Ladies and germs, direct from Las Vegas… Harry Ritz!
by Harry Stein


Harry Ritz will say it himself, but he prefers that others say it for him.

"As far as I'm concerned," says Mel Brooks, "Harry Ritz was the funniest man ever. His craziness and his freedom were unmatched. There was no intellectualizing with him. You just hoped there were no pointy objects in the room when he was working 'cause you were down on the floor, spitting, out of control, laughing your brains out. Harry Ritz always put me away. Always."

"This man gave comedy a whole new dimension," says Sid Caesar. "Harry was the great innovator. His energy and his sensibility opened things up for all of us. He had to be the funniest man of his time."

"Harry was the teacher," says Jerry Lewis. "He had the extraordinary ability to deny himself dignity onstage. Harry taught us that the only thing that mattered was getting a laugh ‑whether you did it with a camel or with two rabbis humping a road map. Harry spawned us all. We all begged, borrowed and stole from him, every one of us. Without him, we wouldn't be here."

Almost to a man, comics adore Harry Ritz; they tirelessly tell stories about him, they dissect his style, they imitate his routines. If the world was made up of comedians, Harry Ritz would be the biggest star you ever saw.

But it isn't, and he's not. The recognition Harry did receive‑as the top banana among the three Ritz Brothers‑was relatively scant and short‑lived. During his heyday, in the late Thirties and early Forties, his particular brand of comedy was not thought of as art, and when it came time to list the immortals of that period, no one thought to include Harry's name among them. Today, thirty‑three years after the Ritz Brothers starred in their last feature film, it is very difficult to find anyone under the age of forty who has even heard of them.

Which says a good deal about the impermanence of it all, because there was a time when it was impossible to avoid the Ritz Brothers. Between 1934 and 1943, they turned out fifteen features and three shorts; they also performed in theaters and clubs. Before a contract dispute with Darryl Zanuck ended what had been a mutually beneficial relationship, they were the comedy kings of the Twentieth Century‑Fox lot, hauling down $7,500 a week.

The Ritzes were what Jan Murray calls "tumult" comedians. Subtle they weren't. There was always a lot of running around in their routines, and loud noises, and rolling of eyes, and gags about homosexuals and busty women. They were masters of movement and, in addition to dances so extraordinarily well‑timed that the three of them looked as if they were sewn together, they were capable of a dozen comic walks and runs.

For those not attuned to such things, it was easy to dismiss all of this as lowbrow nonsense, crude and obvious. But others saw the Ritzes' choreographed chaos as inspired. Sure, their partisans acknowledged, a lot of comedians ran around and acted crazy, but no one else did it with quite the same joy, the same abandon, the same self‑satisfied mindlessness. The Ritz Brothers, they insisted, were funnier than anyone.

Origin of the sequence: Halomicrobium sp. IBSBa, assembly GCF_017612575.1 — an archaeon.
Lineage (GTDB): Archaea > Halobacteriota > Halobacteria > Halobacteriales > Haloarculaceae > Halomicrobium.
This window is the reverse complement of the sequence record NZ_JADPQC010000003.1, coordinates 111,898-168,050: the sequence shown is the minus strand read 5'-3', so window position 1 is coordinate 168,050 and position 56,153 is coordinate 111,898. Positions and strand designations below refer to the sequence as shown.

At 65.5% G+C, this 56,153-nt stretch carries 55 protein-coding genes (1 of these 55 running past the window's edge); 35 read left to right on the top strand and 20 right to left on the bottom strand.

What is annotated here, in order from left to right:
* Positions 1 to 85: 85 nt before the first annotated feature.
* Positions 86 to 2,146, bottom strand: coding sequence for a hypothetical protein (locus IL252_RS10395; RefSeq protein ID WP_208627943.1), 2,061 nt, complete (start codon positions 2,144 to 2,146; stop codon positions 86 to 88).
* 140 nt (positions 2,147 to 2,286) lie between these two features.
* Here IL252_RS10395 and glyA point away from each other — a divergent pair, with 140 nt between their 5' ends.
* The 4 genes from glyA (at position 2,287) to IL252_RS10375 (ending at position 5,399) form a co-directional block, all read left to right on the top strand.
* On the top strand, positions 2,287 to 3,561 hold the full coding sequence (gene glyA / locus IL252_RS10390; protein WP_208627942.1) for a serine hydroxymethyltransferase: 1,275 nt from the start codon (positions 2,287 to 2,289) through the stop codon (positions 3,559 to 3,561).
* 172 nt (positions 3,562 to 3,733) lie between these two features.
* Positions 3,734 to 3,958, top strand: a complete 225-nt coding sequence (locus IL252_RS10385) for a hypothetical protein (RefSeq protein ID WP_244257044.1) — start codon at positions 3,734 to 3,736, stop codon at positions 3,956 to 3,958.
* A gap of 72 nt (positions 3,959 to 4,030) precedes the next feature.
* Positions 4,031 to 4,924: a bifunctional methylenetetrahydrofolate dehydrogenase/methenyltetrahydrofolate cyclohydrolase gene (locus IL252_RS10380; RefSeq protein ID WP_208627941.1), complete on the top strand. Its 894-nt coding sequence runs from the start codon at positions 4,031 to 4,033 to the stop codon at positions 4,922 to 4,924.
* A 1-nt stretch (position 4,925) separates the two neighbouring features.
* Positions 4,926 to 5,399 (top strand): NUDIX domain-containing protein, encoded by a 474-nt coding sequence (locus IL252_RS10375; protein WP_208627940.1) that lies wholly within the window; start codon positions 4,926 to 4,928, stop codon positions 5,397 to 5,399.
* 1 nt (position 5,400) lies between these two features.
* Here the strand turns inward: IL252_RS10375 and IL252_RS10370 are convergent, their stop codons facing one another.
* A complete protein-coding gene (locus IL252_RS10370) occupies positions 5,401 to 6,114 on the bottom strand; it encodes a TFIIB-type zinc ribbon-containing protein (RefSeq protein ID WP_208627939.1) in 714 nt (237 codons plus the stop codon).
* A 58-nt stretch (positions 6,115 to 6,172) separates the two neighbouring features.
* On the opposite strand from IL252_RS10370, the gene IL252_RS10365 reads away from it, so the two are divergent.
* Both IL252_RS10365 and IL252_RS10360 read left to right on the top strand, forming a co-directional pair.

And Harry was the funniest of the Ritz Brothers. There was no doubt about that. Though theirs was ensemble comedy ‑they almost always dressed the same and were generally indistinguishable as characters- Harry, the one in the middle, always had the most to do. He rolled his eyes better than the other two, and walked funnier, and did funnier pratfalls. Indeed, it often looked as if his brothers' prime function was to set up business for Harry.

Harry so obviously dominated the act that the other two made light of it onstage, one of them suggesting that the trio should be renamed "The Ritz Brother and His Two Brothers." Al and Jimmy, the brothers, later began singing a mock‑bitter song, directed at Harry, entitled The Guy in the Middle: "The guy in the middle, /we hear people say,/the guy in the middle is the funny one./The other two,/the other two are just a pair of bums./One belongs in a penthouse,/the other two belong in the slums."

The definition of a rotten agent, went one Hollywood joke thirty years ago, was one who handled all the Ritz Brothers except Harry.

Harry, people in the business knew, dominated the act offstage as well as on. He created most of their best routines and staged their dance numbers. It was his imagination, as much as his elastic face and spindly legs, that kept the act going.

Indeed, some of the bits of business Harry created were so strong that they have survived wholly independent of the Ritz Brothers. There's a guy in New York, a small‑time impressionist named Will Jordan, who can go on for twenty minutes, ticking off the shtick others have appropriated from Harry: Danny Kaye's Russian gibberish, Milton Berle's way of walking on his ankles, Jerry Lewis' crossed eyes and dumb look, Jackie Gleason's "And away we go" walk, everyone's German professor. Then, too, there are pieces of Ritz Brothers madness in the films of Mel Brooks, Gene Wilder and Woody Allen. The notion of a nervous sperm waiting to be launched into God knows where, for instance, later used so successfully in Everything You Always Wanted To Know About Sex…was a Ritz original.

None of that ever bothered Harry, who took it as flattery. He didn't complain when others, using his material, started playing better clubs for more money. Through the late Forties, the Fifties and on into the Sixties, the Ritzes went blithely along their way, performing regularly, satisfied to be making more than enough to get by.